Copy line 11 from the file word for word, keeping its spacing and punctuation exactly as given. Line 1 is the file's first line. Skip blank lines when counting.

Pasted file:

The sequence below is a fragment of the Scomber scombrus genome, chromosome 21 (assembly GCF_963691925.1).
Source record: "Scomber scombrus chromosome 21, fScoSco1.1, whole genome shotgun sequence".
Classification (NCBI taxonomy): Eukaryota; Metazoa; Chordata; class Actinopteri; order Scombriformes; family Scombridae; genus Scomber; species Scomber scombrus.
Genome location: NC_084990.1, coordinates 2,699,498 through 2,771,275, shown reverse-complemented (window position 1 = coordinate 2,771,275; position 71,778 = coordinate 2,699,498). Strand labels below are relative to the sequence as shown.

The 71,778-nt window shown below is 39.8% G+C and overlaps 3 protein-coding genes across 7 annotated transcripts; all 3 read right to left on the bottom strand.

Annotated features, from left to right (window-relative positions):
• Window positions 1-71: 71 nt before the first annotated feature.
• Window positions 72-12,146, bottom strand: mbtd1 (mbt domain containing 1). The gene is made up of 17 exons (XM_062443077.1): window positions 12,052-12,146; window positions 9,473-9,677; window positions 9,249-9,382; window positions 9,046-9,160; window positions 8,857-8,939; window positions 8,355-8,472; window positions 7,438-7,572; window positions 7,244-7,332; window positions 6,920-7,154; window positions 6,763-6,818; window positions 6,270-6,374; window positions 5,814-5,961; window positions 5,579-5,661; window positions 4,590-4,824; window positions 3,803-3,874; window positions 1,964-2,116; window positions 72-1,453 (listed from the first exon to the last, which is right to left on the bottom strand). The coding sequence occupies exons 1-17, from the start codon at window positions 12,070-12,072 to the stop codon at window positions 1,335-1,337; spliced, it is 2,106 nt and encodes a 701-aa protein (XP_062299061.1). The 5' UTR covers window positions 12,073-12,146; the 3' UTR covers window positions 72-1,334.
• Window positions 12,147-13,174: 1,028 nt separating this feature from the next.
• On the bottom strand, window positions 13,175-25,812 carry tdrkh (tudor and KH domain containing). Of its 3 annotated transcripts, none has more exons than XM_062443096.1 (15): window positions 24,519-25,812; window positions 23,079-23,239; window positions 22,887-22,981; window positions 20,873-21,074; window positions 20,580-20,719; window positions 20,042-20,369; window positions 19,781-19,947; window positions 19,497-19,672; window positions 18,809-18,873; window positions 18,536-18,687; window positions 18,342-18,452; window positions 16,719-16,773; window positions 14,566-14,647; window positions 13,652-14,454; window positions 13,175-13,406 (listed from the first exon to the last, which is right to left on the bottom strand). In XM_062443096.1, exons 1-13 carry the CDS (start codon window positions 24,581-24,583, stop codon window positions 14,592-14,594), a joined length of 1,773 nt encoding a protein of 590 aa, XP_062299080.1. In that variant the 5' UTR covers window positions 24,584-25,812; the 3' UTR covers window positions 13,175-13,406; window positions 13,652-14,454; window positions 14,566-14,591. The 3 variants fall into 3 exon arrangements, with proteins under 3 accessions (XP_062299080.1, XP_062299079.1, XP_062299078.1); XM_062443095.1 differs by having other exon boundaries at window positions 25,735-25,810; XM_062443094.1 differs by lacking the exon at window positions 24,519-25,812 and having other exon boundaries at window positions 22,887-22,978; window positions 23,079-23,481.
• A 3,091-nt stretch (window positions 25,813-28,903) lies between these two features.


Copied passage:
• A 3,091-nt stretch (window positions 25,813-28,903) lies between these two features.